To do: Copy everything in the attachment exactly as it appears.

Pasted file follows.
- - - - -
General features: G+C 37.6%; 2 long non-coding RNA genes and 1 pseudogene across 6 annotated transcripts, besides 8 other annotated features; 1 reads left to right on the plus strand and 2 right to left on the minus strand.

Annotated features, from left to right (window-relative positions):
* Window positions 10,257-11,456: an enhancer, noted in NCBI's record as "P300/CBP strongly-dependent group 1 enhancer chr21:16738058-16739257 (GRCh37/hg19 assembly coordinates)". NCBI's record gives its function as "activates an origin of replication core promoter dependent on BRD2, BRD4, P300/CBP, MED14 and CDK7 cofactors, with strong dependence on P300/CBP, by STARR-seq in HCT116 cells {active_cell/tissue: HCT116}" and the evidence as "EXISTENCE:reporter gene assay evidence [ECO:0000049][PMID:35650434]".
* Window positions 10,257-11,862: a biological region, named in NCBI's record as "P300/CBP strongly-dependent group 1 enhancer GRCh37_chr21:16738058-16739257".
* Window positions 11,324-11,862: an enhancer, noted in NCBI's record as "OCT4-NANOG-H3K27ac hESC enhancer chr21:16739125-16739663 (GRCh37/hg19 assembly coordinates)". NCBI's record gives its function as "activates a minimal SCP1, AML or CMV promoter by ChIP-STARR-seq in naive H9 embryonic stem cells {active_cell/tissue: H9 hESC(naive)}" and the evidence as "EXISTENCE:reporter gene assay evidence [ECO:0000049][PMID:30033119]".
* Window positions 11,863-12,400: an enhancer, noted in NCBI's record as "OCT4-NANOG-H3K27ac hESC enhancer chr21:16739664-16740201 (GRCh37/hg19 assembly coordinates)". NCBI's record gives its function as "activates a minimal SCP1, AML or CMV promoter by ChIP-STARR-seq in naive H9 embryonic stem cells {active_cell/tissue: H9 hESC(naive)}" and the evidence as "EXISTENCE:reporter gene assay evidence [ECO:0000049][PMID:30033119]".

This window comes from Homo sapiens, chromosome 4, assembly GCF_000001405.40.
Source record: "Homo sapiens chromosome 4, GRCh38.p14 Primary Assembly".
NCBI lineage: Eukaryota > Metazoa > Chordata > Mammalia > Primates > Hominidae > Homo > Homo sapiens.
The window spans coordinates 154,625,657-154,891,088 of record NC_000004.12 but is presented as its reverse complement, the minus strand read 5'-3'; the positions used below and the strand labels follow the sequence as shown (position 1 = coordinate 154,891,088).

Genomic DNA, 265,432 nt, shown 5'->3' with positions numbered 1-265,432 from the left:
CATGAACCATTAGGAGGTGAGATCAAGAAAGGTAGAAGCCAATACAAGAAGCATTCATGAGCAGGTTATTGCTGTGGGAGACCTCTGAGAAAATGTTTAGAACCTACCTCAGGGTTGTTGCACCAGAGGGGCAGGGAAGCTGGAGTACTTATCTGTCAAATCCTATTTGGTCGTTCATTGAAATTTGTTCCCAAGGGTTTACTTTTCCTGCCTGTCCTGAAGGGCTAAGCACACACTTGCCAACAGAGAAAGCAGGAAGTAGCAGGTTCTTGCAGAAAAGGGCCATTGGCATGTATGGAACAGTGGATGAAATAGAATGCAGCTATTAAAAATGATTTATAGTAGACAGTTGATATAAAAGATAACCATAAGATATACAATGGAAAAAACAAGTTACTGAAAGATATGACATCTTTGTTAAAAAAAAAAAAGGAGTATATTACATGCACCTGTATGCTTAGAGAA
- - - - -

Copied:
General features: G+C 37.6%; 2 long non-coding RNA genes and 1 pseudogene across 6 annotated transcripts, besides 8 other annotated features; 1 reads left to right on the plus strand and 2 right to left on the minus strand.

Annotated features, from left to right (window-relative positions):
* Window positions 10,257-11,456: an enhancer, noted in NCBI's record as "P300/CBP strongly-dependent group 1 enhancer chr21:16738058-16739257 (GRCh37/hg19 assembly coordinates)". NCBI's record gives its function as "activates an origin of replication core promoter dependent on BRD2, BRD4, P300/CBP, MED14 and CDK7 cofactors, with strong dependence on P300/CBP, by STARR-seq in HCT116 cells {active_cell/tissue: HCT116}" and the evidence as "EXISTENCE:reporter gene assay evidence [ECO:0000049][PMID:35650434]".
* Window positions 10,257-11,862: a biological region, named in NCBI's record as "P300/CBP strongly-dependent group 1 enhancer GRCh37_chr21:16738058-16739257".
* Window positions 11,324-11,862: an enhancer, noted in NCBI's record as "OCT4-NANOG-H3K27ac hESC enhancer chr21:16739125-16739663 (GRCh37/hg19 assembly coordinates)". NCBI's record gives its function as "activates a minimal SCP1, AML or CMV promoter by ChIP-STARR-seq in naive H9 embryonic stem cells {active_cell/tissue: H9 hESC(naive)}" and the evidence as "EXISTENCE:reporter gene assay evidence [ECO:0000049][PMID:30033119]".
* Window positions 11,863-12,400: an enhancer, noted in NCBI's record as "OCT4-NANOG-H3K27ac hESC enhancer chr21:16739664-16740201 (GRCh37/hg19 assembly coordinates)". NCBI's record gives its function as "activates a minimal SCP1, AML or CMV promoter by ChIP-STARR-seq in naive H9 embryonic stem cells {active_cell/tissue: H9 hESC(naive)}" and the evidence as "EXISTENCE:reporter gene assay evidence [ECO:0000049][PMID:30033119]".

This window comes from Homo sapiens, chromosome 4, assembly GCF_000001405.40.
Source record: "Homo sapiens chromosome 4, GRCh38.p14 Primary Assembly".
NCBI lineage: Eukaryota > Metazoa > Chordata > Mammalia > Primates > Hominidae > Homo > Homo sapiens.
The window spans coordinates 154,625,657-154,891,088 of record NC_000004.12 but is presented as its reverse complement, the minus strand read 5'-3'; the positions used below and the strand labels follow the sequence as shown (position 1 = coordinate 154,891,088).

Genomic DNA, 265,432 nt, shown 5'->3' with positions numbered 1-265,432 from the left:
CATGAACCATTAGGAGGTGAGATCAAGAAAGGTAGAAGCCAATACAAGAAGCATTCATGAGCAGGTTATTGCTGTGGGAGACCTCTGAGAAAATGTTTAGAACCTACCTCAGGGTTGTTGCACCAGAGGGGCAGGGAAGCTGGAGTACTTATCTGTCAAATCCTATTTGGTCGTTCATTGAAATTTGTTCCCAAGGGTTTACTTTTCCTGCCTGTCCTGAAGGGCTAAGCACACACTTGCCAACAGAGAAAGCAGGAAGTAGCAGGTTCTTGCAGAAAAGGGCCATTGGCATGTATGGAACAGTGGATGAAATAGAATGCAGCTATTAAAAATGATTTATAGTAGACAGTTGATATAAAAGATAACCATAAGATATACAATGGAAAAAACAAGTTACTGAAAGATATGACATCTTTGTTAAAAAAAAAAAAGGAGTATATTACATGCACCTGTATGCTTAGAGAA